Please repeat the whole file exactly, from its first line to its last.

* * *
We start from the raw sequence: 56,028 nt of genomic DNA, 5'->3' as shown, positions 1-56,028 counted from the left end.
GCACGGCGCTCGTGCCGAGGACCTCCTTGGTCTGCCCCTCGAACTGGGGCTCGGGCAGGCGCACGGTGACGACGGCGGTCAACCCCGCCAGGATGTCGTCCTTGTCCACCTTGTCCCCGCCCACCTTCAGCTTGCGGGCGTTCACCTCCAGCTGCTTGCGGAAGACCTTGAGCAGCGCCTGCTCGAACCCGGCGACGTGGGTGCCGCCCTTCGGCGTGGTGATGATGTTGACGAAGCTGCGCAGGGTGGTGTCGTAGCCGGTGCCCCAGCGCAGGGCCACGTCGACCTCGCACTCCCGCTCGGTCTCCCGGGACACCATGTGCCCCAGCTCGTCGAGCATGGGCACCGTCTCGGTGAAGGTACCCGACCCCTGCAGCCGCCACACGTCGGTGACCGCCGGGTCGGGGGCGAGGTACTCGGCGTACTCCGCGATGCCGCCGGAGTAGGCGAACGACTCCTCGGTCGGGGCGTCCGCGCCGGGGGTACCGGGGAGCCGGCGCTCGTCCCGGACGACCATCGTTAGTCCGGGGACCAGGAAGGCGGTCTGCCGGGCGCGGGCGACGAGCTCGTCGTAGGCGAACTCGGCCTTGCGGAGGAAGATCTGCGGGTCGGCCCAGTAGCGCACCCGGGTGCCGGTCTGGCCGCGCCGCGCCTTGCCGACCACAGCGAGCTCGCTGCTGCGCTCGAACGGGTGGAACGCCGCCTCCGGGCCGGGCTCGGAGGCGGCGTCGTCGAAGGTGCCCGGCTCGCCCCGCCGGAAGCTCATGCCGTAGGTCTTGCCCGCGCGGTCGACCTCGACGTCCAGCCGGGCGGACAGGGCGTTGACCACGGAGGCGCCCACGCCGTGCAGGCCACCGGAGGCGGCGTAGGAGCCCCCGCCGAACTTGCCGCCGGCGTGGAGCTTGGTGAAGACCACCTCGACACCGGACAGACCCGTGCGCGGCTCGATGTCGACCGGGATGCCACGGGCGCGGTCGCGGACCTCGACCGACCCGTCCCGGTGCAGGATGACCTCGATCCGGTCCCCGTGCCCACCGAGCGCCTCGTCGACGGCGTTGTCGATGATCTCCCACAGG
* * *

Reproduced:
We start from the raw sequence: 56,028 nt of genomic DNA, 5'->3' as shown, positions 1-56,028 counted from the left end.
GCACGGCGCTCGTGCCGAGGACCTCCTTGGTCTGCCCCTCGAACTGGGGCTCGGGCAGGCGCACGGTGACGACGGCGGTCAACCCCGCCAGGATGTCGTCCTTGTCCACCTTGTCCCCGCCCACCTTCAGCTTGCGGGCGTTCACCTCCAGCTGCTTGCGGAAGACCTTGAGCAGCGCCTGCTCGAACCCGGCGACGTGGGTGCCGCCCTTCGGCGTGGTGATGATGTTGACGAAGCTGCGCAGGGTGGTGTCGTAGCCGGTGCCCCAGCGCAGGGCCACGTCGACCTCGCACTCCCGCTCGGTCTCCCGGGACACCATGTGCCCCAGCTCGTCGAGCATGGGCACCGTCTCGGTGAAGGTACCCGACCCCTGCAGCCGCCACACGTCGGTGACCGCCGGGTCGGGGGCGAGGTACTCGGCGTACTCCGCGATGCCGCCGGAGTAGGCGAACGACTCCTCGGTCGGGGCGTCCGCGCCGGGGGTACCGGGGAGCCGGCGCTCGTCCCGGACGACCATCGTTAGTCCGGGGACCAGGAAGGCGGTCTGCCGGGCGCGGGCGACGAGCTCGTCGTAGGCGAACTCGGCCTTGCGGAGGAAGATCTGCGGGTCGGCCCAGTAGCGCACCCGGGTGCCGGTCTGGCCGCGCCGCGCCTTGCCGACCACAGCGAGCTCGCTGCTGCGCTCGAACGGGTGGAACGCCGCCTCCGGGCCGGGCTCGGAGGCGGCGTCGTCGAAGGTGCCCGGCTCGCCCCGCCGGAAGCTCATGCCGTAGGTCTTGCCCGCGCGGTCGACCTCGACGTCCAGCCGGGCGGACAGGGCGTTGACCACGGAGGCGCCCACGCCGTGCAGGCCACCGGAGGCGGCGTAGGAGCCCCCGCCGAACTTGCCGCCGGCGTGGAGCTTGGTGAAGACCACCTCGACACCGGACAGACCCGTGCGCGGCTCGATGTCGACCGGGATGCCACGGGCGCGGTCGCGGACCTCGACCGACCCGTCCCGGTGCAGGATGACCTCGATCCGGTCCCCGTGCCCACCGAGCGCCTCGTCGACGGCGTTGTCGATGATCTCCCACAGG